Please use this identifier to cite or link to this item: https://hdl.handle.net/2440/110944
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Type: Journal article
Title: Root caries experience among Australian adults
Author: Hariyani, N.
Spencer, A.
Luzzi, L.
Do, L.
Citation: Gerodontology: an international journal, 2017; 34(3):365-376
Publisher: Wiley
Issue Date: 2017
ISSN: 0734-0664
1741-2358
Statement of
Responsibility: 
Ninuk Hariyani, A. John Spencer, Liana Luzzi, Loc Giang Do
Abstract: Increase in life expectancy and tooth retention in contemporary Australian adults may increase population-level burden of having root caries. This study aimed to describe patterns and evaluate associations of root caries with socio-demographic, socio-economic, clinical and behavioural factors.A secondary analysis was undertaken using data from the National Survey of Adult Oral Health 2004-2006, which included 5505 randomly general adults 15+ years old. Participants underwent an oral examination and completed an interview and a questionnaire. Prevalence and mean number of decayed/filled root (root DFS), untreated root (root DS), filled root (root FS), gingival recession, oral hygiene and gingival status were derived from examinations. Socio-demographic, socio-economic and behavioural factors were self-reported. Multivariable models were generated to estimate prevalence ratios (PR), mean ratios (MR) and confidence intervals (95% CI), adjusting for number of surfaces with gingival recession. Additional analysis for older adults 60+ years old was presented.The prevalence of root caries was 25.3% (CI=23.6-27.1) and 62.0% [CI=58.7-65.1] among general and older adults, respectively. Risk factors found were similar in both populations. Smokers had higher prevalence and mean number of root DFS, DS and FS than never-smokers. In contrast with poor oral hygiene, high income and frequent brushing were significantly associated with lower mean root DS. Frequent dental visiting was associated with higher root FS and DFS.Root caries affected about a quarter of Australian general adults and more than a half of older adults. People who were smokers presented a significantly higher prevalence and severity of root caries.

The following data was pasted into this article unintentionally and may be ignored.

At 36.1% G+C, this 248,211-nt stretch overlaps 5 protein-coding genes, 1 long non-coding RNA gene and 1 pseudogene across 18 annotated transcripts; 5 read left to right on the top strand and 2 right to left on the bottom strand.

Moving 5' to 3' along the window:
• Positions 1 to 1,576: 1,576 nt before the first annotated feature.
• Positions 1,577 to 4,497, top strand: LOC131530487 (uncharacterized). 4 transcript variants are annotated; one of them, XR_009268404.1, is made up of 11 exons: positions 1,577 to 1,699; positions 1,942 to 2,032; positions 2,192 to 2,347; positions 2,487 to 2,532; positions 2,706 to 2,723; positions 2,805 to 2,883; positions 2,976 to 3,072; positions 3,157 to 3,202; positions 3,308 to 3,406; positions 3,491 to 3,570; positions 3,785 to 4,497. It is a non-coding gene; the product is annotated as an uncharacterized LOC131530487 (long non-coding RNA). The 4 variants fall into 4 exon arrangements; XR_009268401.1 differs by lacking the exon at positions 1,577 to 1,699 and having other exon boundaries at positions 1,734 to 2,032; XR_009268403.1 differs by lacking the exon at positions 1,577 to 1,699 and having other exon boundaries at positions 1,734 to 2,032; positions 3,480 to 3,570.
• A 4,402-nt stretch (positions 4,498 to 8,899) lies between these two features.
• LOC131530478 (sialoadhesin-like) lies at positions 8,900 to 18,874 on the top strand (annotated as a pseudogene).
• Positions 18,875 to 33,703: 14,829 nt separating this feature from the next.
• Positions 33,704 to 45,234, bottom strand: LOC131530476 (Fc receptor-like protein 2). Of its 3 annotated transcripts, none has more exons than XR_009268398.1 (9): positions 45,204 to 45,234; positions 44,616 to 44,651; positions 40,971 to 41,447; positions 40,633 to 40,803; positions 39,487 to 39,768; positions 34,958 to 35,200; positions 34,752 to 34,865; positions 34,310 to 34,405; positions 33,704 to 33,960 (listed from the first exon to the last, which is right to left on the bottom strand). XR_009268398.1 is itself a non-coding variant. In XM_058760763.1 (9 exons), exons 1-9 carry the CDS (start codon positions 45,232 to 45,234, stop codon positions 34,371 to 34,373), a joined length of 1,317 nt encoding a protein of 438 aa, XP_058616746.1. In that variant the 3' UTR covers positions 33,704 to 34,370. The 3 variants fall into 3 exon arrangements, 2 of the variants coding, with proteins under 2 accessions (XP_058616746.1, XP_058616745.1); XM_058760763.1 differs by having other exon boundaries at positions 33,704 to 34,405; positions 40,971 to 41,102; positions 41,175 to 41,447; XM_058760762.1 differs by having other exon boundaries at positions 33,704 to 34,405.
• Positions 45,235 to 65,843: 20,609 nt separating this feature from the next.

Keywords: Australian population
decayed filled root surfaces
decayed root surfaces
root caries
Rights: © 2017 John Wiley & Sons A/S and The Gerodontology Association. Published by John Wiley & Sons Ltd
DOI: 10.1111/ger.12275
Grant ID: http://purl.org/au-research/grants/nhmrc/299060
http://purl.org/au-research/grants/nhmrc/349514
http://purl.org/au-research/grants/nhmrc/349537
Appears in Collections:Aurora harvest 3
Dentistry publications

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